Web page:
On April 26, I had the privilege to attend Pulitzer-winner Richard Russo’s presentation for WEST HARTFORD READS! – an annual reading initiative encouraging town residents to read the works of one notable author.
Like many of his characters, Russo came across as an amiable everyman, a product of a dying New York mill town of Gloversville, where he grew up and which served as the inspiration for his settings. He read an essay entitled, “The Boss in Bulgaria,” which will be published in a book of essays planned for this year.
The essay described his visit to Bulgaria for a writer’s conference. After his original flight was cancelled he pondered returning to his home in Maine. He changed his mind when he was told by a conference staffer that he was the star of the event. He eventually arrived at the conference and discovered the aspiring writers in the former Soviet bloc country, where freedom of speech was repressed, carried a burning hunger to learn all they could about writing. “What if you hadn’t been allowed a voice your entire life?” he said. “Do you go directly to the big subject–what life was like under a totalitarian regime?” Which begged the bigger question for new writers. “What if there’s no ‘you’ yet? What if your voice has yet to be invented?”
Returning to his room each night, Russo would hear singing coming from the courtyard below. First, it would be songs in the native language of the Bulgarian writers. As the night wore on, they would sing American rock and pop tunes. He recalled hearing that familiar chorus from an old Bon Jovi song, “We’re halfway there. Living on a prayer!”
Later, as a televised interview panel show with Russo was coming to a close, the house band struck up the Bruce Springsteen song, “Land of Hopes and Dreams.” A huge fan of Springsteen, Russo was touched by the thoughtfulness of the gesture. He concluded his presentation by saying writers must believe they are halfway there. Writers must believe they can catch that train, “the one that carries their hopes and literary dreams.”
During the question-and-answer session, Russo described how his writing process has evolved over the years. “As a younger writer, I would start each book with an unwarranted optimism that the story was going to work. I would begin with a decent handle on who the main character is and what is the problem he needed to solve. If I run into a problem, I figure I can fix it in the revision process. I used to have that belief to get to the end of the story as quickly as I could and then revise and revise until it worked. I never worried about awkward sentences.”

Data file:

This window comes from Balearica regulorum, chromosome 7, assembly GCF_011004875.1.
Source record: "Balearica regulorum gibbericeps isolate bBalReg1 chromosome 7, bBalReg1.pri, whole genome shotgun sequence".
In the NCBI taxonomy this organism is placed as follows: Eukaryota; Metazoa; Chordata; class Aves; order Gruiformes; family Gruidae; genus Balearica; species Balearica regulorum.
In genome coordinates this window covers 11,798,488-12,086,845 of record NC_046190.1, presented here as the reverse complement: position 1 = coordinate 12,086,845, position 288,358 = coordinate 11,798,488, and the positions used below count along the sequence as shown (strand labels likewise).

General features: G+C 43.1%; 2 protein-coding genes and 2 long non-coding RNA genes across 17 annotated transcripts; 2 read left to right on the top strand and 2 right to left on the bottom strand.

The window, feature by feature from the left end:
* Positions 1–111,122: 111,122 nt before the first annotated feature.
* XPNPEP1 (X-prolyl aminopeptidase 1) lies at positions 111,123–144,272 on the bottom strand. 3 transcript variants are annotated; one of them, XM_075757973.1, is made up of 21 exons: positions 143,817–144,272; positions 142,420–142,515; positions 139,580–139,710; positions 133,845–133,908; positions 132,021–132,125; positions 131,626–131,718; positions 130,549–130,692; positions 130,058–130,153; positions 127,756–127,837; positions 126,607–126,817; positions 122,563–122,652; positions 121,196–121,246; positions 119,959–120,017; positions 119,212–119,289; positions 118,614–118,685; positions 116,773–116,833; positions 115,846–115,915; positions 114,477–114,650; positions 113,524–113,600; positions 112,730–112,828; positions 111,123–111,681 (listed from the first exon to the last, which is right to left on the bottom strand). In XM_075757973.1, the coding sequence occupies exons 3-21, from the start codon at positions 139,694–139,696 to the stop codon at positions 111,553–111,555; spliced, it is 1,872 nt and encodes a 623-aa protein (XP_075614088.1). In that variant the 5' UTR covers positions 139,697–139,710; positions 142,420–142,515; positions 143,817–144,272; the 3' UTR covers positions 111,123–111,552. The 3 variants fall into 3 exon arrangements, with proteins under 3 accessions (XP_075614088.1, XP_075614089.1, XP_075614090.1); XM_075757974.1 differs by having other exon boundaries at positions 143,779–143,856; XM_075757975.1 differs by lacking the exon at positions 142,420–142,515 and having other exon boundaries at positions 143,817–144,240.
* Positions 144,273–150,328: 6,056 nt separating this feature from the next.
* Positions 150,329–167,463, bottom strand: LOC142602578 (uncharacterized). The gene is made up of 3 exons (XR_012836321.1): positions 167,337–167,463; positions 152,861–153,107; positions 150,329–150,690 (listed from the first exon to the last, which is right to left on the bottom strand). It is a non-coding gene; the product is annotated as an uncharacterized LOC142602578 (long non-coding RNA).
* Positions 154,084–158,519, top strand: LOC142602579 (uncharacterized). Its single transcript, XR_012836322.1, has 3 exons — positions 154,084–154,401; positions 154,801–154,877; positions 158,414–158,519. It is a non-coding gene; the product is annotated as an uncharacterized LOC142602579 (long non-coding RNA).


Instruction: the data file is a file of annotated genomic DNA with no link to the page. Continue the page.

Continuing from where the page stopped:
Now, he said, at the age of 67, Russo has become more of a “language oriented” writer. “Now I have this terror that, what if I get to the end and I can’t fix everything?…I’m so much more anxious as a writer now. I spend long hours revising earlier in the process than I ever did earlier in my career.”
Russo said he begins writing in the morning and writes for several hours each day, seven days a week. “If it sounds like drudgery, it is,” he said.
The author of eight novels, two collections of stories, and Elsewhere, a memoir, Russo’s latest work, Everybody’s Fool, was published in 2016. It is a sequel to Nobody’s Fool, which was adapted into a film. Russo co-wrote the 1998 film, Twilight, with the director Robert Benton, and in 2005 wrote Niall Johnson’s film, Keeping Mum, which stars Rowan Atkinson. In 2002, Russo received the Pulitzer Prize for the novel Empire Falls, which, like Nobody’s Fool, was adapted to film.